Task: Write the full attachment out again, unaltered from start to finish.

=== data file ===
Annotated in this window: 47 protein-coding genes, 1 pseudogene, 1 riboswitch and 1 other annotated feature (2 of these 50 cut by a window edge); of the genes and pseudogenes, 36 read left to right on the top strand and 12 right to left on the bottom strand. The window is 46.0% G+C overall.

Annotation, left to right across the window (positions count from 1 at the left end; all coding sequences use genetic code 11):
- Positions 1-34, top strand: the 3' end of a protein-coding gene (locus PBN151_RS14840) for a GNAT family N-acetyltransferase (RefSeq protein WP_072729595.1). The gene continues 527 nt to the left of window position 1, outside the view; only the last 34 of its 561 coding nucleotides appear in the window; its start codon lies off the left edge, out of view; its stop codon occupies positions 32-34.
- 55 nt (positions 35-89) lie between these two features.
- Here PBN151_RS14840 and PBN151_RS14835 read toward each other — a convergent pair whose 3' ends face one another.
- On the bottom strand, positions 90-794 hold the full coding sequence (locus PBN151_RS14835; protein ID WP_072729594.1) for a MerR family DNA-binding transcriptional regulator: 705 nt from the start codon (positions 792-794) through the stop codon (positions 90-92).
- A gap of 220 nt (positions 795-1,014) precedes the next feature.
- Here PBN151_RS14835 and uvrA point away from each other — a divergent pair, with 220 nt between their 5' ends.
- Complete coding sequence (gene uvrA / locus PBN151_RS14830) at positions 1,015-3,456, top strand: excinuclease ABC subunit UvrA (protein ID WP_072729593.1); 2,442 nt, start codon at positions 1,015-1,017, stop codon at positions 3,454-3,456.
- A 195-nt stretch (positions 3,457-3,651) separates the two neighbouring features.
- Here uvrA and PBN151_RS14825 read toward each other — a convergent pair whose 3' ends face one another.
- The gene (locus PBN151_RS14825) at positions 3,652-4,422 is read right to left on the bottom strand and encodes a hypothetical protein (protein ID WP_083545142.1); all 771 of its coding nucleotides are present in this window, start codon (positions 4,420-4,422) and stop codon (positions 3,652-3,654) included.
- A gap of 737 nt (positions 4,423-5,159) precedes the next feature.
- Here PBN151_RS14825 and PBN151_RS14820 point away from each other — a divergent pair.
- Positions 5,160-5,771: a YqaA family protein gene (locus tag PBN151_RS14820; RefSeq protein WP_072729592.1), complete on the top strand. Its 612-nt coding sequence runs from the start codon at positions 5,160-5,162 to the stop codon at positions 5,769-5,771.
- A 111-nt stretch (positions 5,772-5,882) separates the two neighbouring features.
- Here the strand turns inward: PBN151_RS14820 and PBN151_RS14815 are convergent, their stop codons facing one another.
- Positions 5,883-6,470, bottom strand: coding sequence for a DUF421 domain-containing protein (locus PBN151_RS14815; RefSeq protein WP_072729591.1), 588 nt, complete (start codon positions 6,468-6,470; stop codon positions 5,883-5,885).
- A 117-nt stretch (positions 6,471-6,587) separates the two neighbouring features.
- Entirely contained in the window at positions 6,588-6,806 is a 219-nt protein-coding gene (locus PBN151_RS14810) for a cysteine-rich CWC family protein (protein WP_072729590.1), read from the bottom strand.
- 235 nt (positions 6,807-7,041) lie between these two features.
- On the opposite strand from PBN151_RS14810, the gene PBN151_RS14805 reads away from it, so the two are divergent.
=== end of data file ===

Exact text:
Annotated in this window: 47 protein-coding genes, 1 pseudogene, 1 riboswitch and 1 other annotated feature (2 of these 50 cut by a window edge); of the genes and pseudogenes, 36 read left to right on the top strand and 12 right to left on the bottom strand. The window is 46.0% G+C overall.

Annotation, left to right across the window (positions count from 1 at the left end; all coding sequences use genetic code 11):
- Positions 1-34, top strand: the 3' end of a protein-coding gene (locus PBN151_RS14840) for a GNAT family N-acetyltransferase (RefSeq protein WP_072729595.1). The gene continues 527 nt to the left of window position 1, outside the view; only the last 34 of its 561 coding nucleotides appear in the window; its start codon lies off the left edge, out of view; its stop codon occupies positions 32-34.
- 55 nt (positions 35-89) lie between these two features.
- Here PBN151_RS14840 and PBN151_RS14835 read toward each other — a convergent pair whose 3' ends face one another.
- On the bottom strand, positions 90-794 hold the full coding sequence (locus PBN151_RS14835; protein ID WP_072729594.1) for a MerR family DNA-binding transcriptional regulator: 705 nt from the start codon (positions 792-794) through the stop codon (positions 90-92).
- A gap of 220 nt (positions 795-1,014) precedes the next feature.
- Here PBN151_RS14835 and uvrA point away from each other — a divergent pair, with 220 nt between their 5' ends.
- Complete coding sequence (gene uvrA / locus PBN151_RS14830) at positions 1,015-3,456, top strand: excinuclease ABC subunit UvrA (protein ID WP_072729593.1); 2,442 nt, start codon at positions 1,015-1,017, stop codon at positions 3,454-3,456.
- A 195-nt stretch (positions 3,457-3,651) separates the two neighbouring features.
- Here uvrA and PBN151_RS14825 read toward each other — a convergent pair whose 3' ends face one another.
- The gene (locus PBN151_RS14825) at positions 3,652-4,422 is read right to left on the bottom strand and encodes a hypothetical protein (protein ID WP_083545142.1); all 771 of its coding nucleotides are present in this window, start codon (positions 4,420-4,422) and stop codon (positions 3,652-3,654) included.
- A gap of 737 nt (positions 4,423-5,159) precedes the next feature.
- Here PBN151_RS14825 and PBN151_RS14820 point away from each other — a divergent pair.
- Positions 5,160-5,771: a YqaA family protein gene (locus tag PBN151_RS14820; RefSeq protein WP_072729592.1), complete on the top strand. Its 612-nt coding sequence runs from the start codon at positions 5,160-5,162 to the stop codon at positions 5,769-5,771.
- A 111-nt stretch (positions 5,772-5,882) separates the two neighbouring features.
- Here the strand turns inward: PBN151_RS14820 and PBN151_RS14815 are convergent, their stop codons facing one another.
- Positions 5,883-6,470, bottom strand: coding sequence for a DUF421 domain-containing protein (locus PBN151_RS14815; RefSeq protein WP_072729591.1), 588 nt, complete (start codon positions 6,468-6,470; stop codon positions 5,883-5,885).
- A 117-nt stretch (positions 6,471-6,587) separates the two neighbouring features.
- Entirely contained in the window at positions 6,588-6,806 is a 219-nt protein-coding gene (locus PBN151_RS14810) for a cysteine-rich CWC family protein (protein WP_072729590.1), read from the bottom strand.
- 235 nt (positions 6,807-7,041) lie between these two features.
- On the opposite strand from PBN151_RS14810, the gene PBN151_RS14805 reads away from it, so the two are divergent.